‘The MSP’s dilemma’: Our own Alan Zurakowski featured on Great Things with Great Tech Podcast

Last year saw the launch of a great new podcast – GTwGT, Great Things with Great Tech. As the name suggests, GTwGT highlights technology companies that are doing great things.

The host is no stranger in our industry – global technologist and seven-time VMware vExpert Anthony Spiteri, who is part of the product strategy team at Veeam.

HyAlto was proud to be in the spotlight for GTwGT’s 12 episode. Our CEO, Alan Zurakowski, discussed with Anthony how HyAlto began life in 2008 as AirVM – a white-label, IaaS cloud platform for resellers.

Back then, AirVM developed its own on-premise, self-serve automation and billing tool around VMware’s Vcentre. This tool, called Air Assembly, intended solely for the benefit of AirVM’s back office, soon attracted the interest of other managed service providers eager to license and adopt it for themselves.

During the Podcast episode, Alan and Anthony discussed how and why AirVM pivoted and became the pure SaaS play we know today as HyAlto – an agnostic platform for multi-cloud monetization of public, private and hybrid clouds. More importantly, they dig into how the cloud market as a whole has evolved during these same years, to challenge the conventional private cloud managed services business.

Enterprise clients large and small today expect the flexibility to mix and match whatever combination of public and private cloud services best suit their needs and prefer to work with a single trusted provider.

“This is the MSP’s dilemma,” Alan says. “SMBs and larger enterprises want help to manage their services, as well as their costs, and MSPs have limited tools to do that, certainly not for both public and private cloud services together, and then they are not tracking and pushing that usage and billing information into a professional services automation (PSA) system.”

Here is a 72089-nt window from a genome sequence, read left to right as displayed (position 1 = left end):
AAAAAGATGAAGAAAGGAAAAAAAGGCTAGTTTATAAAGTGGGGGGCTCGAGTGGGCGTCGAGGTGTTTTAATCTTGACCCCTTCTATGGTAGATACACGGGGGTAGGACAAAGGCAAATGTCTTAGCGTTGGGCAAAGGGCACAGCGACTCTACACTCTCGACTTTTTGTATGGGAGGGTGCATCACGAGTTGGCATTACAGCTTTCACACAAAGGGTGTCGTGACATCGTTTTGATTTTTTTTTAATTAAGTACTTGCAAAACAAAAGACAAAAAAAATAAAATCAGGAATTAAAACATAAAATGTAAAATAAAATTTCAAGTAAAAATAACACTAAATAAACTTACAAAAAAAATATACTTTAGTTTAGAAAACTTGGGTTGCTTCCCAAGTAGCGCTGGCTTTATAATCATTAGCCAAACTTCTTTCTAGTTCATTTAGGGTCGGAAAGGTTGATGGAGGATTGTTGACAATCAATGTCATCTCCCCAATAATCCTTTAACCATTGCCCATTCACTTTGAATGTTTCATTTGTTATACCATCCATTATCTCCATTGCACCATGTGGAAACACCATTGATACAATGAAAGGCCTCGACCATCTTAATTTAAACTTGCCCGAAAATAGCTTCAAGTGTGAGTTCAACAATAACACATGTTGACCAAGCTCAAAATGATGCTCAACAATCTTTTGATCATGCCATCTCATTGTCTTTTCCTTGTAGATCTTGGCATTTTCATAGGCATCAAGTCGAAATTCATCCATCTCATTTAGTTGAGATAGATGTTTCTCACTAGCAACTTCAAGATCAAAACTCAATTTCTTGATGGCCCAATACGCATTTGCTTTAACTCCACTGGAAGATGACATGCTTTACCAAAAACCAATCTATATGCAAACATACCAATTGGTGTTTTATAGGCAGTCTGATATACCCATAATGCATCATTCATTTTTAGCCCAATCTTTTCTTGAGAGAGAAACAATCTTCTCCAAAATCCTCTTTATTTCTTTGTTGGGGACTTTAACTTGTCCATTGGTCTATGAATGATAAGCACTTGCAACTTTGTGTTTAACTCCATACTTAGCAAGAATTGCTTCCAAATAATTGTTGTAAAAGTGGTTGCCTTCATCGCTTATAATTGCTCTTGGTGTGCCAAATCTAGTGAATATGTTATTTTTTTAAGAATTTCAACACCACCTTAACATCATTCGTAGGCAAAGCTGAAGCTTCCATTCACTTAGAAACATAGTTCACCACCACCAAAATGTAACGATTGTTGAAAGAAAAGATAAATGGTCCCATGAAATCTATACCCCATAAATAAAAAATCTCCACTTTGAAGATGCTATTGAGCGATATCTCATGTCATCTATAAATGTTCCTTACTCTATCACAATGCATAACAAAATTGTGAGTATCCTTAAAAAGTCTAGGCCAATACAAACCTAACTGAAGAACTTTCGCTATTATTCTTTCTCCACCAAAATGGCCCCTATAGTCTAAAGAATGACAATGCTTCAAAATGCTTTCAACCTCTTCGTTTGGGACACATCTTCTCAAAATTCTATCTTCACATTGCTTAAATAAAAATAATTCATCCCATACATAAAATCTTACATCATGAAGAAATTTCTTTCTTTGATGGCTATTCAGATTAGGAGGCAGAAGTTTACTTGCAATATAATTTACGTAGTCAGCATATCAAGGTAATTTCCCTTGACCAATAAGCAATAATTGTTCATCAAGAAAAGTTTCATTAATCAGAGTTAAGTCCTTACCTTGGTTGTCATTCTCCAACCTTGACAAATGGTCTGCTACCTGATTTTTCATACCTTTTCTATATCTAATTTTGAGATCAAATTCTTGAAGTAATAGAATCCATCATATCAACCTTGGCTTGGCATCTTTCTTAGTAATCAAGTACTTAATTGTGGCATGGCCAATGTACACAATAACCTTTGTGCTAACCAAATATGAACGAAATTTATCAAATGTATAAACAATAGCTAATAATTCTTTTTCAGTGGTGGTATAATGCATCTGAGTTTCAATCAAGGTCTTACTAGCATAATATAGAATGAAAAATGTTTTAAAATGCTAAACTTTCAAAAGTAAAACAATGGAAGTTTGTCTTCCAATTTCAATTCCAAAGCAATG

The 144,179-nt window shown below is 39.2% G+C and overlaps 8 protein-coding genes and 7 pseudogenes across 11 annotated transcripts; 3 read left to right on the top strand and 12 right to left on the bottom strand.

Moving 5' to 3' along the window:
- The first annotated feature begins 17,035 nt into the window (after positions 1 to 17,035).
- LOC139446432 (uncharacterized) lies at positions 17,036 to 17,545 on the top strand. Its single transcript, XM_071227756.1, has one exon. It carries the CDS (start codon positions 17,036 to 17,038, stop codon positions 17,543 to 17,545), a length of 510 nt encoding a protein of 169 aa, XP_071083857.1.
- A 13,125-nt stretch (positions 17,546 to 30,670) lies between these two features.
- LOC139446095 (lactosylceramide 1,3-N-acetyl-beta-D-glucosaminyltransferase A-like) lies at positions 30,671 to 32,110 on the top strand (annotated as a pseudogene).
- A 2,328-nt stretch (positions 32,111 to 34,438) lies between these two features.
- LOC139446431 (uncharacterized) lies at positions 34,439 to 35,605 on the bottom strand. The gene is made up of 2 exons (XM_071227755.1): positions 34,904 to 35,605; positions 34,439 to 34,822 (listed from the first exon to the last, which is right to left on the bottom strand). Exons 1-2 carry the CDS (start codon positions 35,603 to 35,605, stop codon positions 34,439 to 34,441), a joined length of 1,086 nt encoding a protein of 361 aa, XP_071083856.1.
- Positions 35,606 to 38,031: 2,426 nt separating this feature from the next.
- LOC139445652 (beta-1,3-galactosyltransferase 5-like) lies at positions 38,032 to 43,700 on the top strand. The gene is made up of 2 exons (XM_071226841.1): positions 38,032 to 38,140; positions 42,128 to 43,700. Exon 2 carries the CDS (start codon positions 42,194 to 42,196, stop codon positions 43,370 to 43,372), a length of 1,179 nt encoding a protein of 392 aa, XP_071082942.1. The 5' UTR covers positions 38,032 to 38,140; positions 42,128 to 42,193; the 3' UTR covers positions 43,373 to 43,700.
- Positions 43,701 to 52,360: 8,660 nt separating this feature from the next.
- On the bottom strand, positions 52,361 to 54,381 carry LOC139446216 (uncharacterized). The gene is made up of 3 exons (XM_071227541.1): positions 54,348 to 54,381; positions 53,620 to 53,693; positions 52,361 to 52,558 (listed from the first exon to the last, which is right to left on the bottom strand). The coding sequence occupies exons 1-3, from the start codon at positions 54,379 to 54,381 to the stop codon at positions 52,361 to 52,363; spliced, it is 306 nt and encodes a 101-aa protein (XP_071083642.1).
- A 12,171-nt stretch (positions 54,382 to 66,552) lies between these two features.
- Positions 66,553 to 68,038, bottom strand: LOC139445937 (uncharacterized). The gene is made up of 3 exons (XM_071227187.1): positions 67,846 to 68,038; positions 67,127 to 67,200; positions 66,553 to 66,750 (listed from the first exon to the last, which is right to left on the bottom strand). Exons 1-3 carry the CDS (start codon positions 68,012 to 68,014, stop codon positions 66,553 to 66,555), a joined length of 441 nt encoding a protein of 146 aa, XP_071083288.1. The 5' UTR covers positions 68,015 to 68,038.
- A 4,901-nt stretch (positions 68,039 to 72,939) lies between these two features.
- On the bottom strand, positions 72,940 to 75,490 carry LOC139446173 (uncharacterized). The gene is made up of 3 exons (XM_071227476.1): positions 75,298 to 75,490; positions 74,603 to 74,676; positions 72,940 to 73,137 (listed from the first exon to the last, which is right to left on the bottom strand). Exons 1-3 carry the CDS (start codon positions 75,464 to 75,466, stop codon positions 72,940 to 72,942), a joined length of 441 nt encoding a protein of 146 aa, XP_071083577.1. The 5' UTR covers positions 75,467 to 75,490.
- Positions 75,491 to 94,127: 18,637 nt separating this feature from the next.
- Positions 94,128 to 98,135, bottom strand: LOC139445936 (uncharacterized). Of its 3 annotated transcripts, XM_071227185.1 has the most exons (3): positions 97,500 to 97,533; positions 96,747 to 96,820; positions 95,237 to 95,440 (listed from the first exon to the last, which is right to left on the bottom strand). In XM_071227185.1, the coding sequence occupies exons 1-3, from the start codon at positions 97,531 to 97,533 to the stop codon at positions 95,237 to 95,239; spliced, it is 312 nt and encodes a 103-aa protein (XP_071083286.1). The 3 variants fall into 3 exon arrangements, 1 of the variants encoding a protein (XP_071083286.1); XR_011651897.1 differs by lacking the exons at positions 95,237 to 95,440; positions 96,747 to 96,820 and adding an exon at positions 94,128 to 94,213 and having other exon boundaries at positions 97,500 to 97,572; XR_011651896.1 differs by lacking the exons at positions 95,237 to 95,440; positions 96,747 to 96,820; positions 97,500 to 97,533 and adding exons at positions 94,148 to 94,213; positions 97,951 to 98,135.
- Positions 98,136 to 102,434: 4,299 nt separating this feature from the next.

As Alan and Anthony discuss, the challenge and the opportunity for MSPs is to have in place the automation tools and the single point of management that will reduce the cost and complexity of a multi-cloud service offering. A client needs to keep their cloud sprawl and costs under control, while the MSPs must be able to accurately track usage by the minute and feed this information into the billing system at month end.

“I believe personally there is a massive opportunity for service providers to leverage a public cloud and turn it into some kind of managed service, some sort of revenue-generating opportunity, because without a control plane, Customer A can just go and do anything in a public cloud, willy nilly,” Anthony says. “So, if the service provider can then leverage a control plane to have some awareness and control over that, that becomes a very good proposition for them.”

For an insightful discussion on how the managed services industry has evolved over the past decade to where we are today, check out GTwGT Podcast Episode 12.

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